When rocker Lenny Kravitz stepped off Madonna’s carousel of producers he brought with him a sample of Public Enemy’s Security of the First World (from the It Takes a Nation of Millions to Hold Us Back long player) and slapped it right underneath the singer’s Justify My Love helping propel it to the number one slot across the globe and trick teenage boys everywhere into thinking Madonna was raunchy.
The move sparked outrage in the Enemy camp with rumblings of legal action from record label Def Jam. Producer Hank Shocklee waded in declaring, “I’m going on a rampage”. But Kravitz’s manager, Stephen Smith, hit back, ”If there is a lawsuit, it should be by James Brown.” He had a point.
Pet Shop Boys – Being Boring (1990)
For a band not shy of using a sampler Being Boring doesn’t actually sample the Funky Drummer but the opening track of the Behaviour album does faithfully ‘replay’ the drum pattern. Said to be one of Neil Tennant’s favourite Pet Shop Boys songs, the singer admitted the deployment of Stubblefield’s break was a nod to the rave scene exploding around them.
And it also uses the same chord change as Rick Astley’s Never Gonna Give You Up, a move which was almost certainly not a nod to the rave scene. But what’s this opening the B-side of the vinyl version of Behaviour, the less heralded My October Symphony and among the strings, Italo-house piano and Johnny Marr’s wah wah guitar there it is again this time sounding a lot more like a sample than a ‘replaying’.
Prince – Thunder (1991)
Not the Purple One’s biggest hit, in no small part due to the fact it was only released as a limited edition picture disc in the UK. But it was one of several tracks Prince dabbled with the Funky Drummer on including songs for Martika and Carmen Electra plus Gangster Glam from the Gett Off EP.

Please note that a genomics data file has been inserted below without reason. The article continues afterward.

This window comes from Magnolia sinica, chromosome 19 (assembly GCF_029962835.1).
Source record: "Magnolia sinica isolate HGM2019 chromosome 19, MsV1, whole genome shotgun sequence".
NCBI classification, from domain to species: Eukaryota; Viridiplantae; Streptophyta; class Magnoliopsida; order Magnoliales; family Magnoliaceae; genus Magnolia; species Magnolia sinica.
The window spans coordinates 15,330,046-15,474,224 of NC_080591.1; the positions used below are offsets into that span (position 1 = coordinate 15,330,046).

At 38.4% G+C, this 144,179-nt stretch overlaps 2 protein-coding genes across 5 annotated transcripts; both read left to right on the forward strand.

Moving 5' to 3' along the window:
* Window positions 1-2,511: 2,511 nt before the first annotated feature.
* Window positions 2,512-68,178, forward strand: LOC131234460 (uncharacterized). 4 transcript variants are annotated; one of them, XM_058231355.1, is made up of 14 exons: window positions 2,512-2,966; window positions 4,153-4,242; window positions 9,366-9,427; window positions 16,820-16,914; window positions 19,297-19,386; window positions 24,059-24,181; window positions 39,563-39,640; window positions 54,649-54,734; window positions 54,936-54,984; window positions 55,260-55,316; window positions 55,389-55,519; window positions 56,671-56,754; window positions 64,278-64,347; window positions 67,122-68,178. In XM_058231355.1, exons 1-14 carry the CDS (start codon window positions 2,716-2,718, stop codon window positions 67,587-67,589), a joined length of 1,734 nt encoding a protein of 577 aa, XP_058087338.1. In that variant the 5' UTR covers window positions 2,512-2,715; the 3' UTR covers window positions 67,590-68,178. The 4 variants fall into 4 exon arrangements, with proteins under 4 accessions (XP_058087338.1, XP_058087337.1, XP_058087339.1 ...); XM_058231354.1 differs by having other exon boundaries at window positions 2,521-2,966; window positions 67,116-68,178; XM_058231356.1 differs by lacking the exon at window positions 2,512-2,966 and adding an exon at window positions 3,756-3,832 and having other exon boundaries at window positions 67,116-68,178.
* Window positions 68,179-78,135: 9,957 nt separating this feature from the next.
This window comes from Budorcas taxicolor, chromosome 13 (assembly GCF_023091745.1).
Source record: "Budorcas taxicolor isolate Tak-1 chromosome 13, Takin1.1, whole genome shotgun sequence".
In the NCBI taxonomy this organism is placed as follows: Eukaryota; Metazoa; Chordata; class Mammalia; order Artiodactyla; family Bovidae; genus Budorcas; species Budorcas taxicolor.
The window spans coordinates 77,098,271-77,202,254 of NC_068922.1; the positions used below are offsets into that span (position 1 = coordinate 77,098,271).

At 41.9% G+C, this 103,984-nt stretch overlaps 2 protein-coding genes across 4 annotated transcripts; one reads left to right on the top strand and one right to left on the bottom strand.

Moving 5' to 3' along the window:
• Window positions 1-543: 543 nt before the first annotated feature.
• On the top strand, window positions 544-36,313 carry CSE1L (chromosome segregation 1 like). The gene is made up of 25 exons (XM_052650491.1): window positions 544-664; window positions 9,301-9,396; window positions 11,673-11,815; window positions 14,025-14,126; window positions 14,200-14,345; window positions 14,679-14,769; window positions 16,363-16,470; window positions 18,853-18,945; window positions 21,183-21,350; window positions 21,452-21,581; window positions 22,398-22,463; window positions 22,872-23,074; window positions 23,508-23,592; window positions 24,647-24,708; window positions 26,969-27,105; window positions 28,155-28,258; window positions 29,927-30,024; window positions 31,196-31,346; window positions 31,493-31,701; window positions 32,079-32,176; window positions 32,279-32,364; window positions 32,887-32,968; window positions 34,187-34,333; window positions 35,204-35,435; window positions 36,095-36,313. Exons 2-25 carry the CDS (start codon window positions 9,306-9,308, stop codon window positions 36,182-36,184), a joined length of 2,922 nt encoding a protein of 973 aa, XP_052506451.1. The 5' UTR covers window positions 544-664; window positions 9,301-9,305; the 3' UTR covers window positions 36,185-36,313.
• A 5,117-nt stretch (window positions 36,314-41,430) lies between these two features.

Asked by Modern Drummer magazine what makes a drummer funky Prince said: “Their sense of timing and spirit—and when their ego doesn’t ruin their playing. I don’t like it when a drummer plays too much and he or she isn’t listening. Some guys can have a great foot but no hands—or great hands but no foot.
“Listen to the song Funky Drummer. The drummer plays the same thing over and over, and that groove just locks you in.” After Prince died last year it emerged he had paid Stubblefield’s medical bills for him when he was diagnosed with cancer 15 years earlier to the tune of $80,000 on condition the gesture was kept a secret. The two men had never met.
DJ Shadow – Lesson 4 (1991)
As a man who made his name from seeking out and securing the rarest grooves from the four corners of the world surely DJ Shadow would not do anything as obvious as sampling the most sampled sample of all samples.
Yup, right there on the flipside of his debut single the Funky Drummer provides the groove alongside 37 other samples on the track Lesson 4. Sharing space with the likes of Led Zeppelin, Tom Jones, Funkadelic and five other James Brown related cuts this was Shadow serving notice of what was to come from an artist who just five years later would be considered the world’s foremost sampler on the release of his ground breaking Entroducing….. album.